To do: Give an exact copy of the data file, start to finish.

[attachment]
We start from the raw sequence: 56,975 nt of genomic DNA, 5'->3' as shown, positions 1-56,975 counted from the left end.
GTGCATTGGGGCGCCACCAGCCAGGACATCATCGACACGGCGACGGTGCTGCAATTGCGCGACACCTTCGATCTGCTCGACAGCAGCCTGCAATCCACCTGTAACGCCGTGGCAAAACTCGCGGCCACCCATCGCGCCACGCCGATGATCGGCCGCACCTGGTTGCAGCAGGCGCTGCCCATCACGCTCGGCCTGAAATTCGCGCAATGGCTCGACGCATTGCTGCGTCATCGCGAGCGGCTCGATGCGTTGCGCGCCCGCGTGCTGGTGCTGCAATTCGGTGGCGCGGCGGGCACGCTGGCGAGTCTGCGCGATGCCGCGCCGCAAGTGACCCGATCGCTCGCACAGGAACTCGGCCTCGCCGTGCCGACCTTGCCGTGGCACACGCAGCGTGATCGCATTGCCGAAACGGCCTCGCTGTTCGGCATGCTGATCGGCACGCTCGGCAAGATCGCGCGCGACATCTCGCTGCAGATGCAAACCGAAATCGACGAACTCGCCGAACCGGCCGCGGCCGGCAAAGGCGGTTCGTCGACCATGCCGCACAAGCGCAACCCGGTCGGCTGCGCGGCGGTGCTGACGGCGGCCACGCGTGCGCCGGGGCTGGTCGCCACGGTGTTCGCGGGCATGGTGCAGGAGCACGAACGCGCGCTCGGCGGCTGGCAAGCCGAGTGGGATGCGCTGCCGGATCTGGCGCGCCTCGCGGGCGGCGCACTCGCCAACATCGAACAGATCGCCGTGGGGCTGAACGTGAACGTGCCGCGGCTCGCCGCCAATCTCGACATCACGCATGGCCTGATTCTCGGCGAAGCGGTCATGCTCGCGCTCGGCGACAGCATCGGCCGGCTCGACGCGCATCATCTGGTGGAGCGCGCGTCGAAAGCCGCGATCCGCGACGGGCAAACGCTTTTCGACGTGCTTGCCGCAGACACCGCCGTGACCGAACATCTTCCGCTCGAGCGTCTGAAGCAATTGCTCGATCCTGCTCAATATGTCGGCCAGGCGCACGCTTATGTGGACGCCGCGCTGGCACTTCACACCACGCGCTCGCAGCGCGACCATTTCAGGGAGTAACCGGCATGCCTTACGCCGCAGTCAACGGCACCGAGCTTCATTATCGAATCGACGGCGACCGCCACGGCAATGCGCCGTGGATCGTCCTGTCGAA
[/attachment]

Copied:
We start from the raw sequence: 56,975 nt of genomic DNA, 5'->3' as shown, positions 1-56,975 counted from the left end.
GTGCATTGGGGCGCCACCAGCCAGGACATCATCGACACGGCGACGGTGCTGCAATTGCGCGACACCTTCGATCTGCTCGACAGCAGCCTGCAATCCACCTGTAACGCCGTGGCAAAACTCGCGGCCACCCATCGCGCCACGCCGATGATCGGCCGCACCTGGTTGCAGCAGGCGCTGCCCATCACGCTCGGCCTGAAATTCGCGCAATGGCTCGACGCATTGCTGCGTCATCGCGAGCGGCTCGATGCGTTGCGCGCCCGCGTGCTGGTGCTGCAATTCGGTGGCGCGGCGGGCACGCTGGCGAGTCTGCGCGATGCCGCGCCGCAAGTGACCCGATCGCTCGCACAGGAACTCGGCCTCGCCGTGCCGACCTTGCCGTGGCACACGCAGCGTGATCGCATTGCCGAAACGGCCTCGCTGTTCGGCATGCTGATCGGCACGCTCGGCAAGATCGCGCGCGACATCTCGCTGCAGATGCAAACCGAAATCGACGAACTCGCCGAACCGGCCGCGGCCGGCAAAGGCGGTTCGTCGACCATGCCGCACAAGCGCAACCCGGTCGGCTGCGCGGCGGTGCTGACGGCGGCCACGCGTGCGCCGGGGCTGGTCGCCACGGTGTTCGCGGGCATGGTGCAGGAGCACGAACGCGCGCTCGGCGGCTGGCAAGCCGAGTGGGATGCGCTGCCGGATCTGGCGCGCCTCGCGGGCGGCGCACTCGCCAACATCGAACAGATCGCCGTGGGGCTGAACGTGAACGTGCCGCGGCTCGCCGCCAATCTCGACATCACGCATGGCCTGATTCTCGGCGAAGCGGTCATGCTCGCGCTCGGCGACAGCATCGGCCGGCTCGACGCGCATCATCTGGTGGAGCGCGCGTCGAAAGCCGCGATCCGCGACGGGCAAACGCTTTTCGACGTGCTTGCCGCAGACACCGCCGTGACCGAACATCTTCCGCTCGAGCGTCTGAAGCAATTGCTCGATCCTGCTCAATATGTCGGCCAGGCGCACGCTTATGTGGACGCCGCGCTGGCACTTCACACCACGCGCTCGCAGCGCGACCATTTCAGGGAGTAACCGGCATGCCTTACGCCGCAGTCAACGGCACCGAGCTTCATTATCGAATCGACGGCGACCGCCACGGCAATGCGCCGTGGATCGTCCTGTCGAA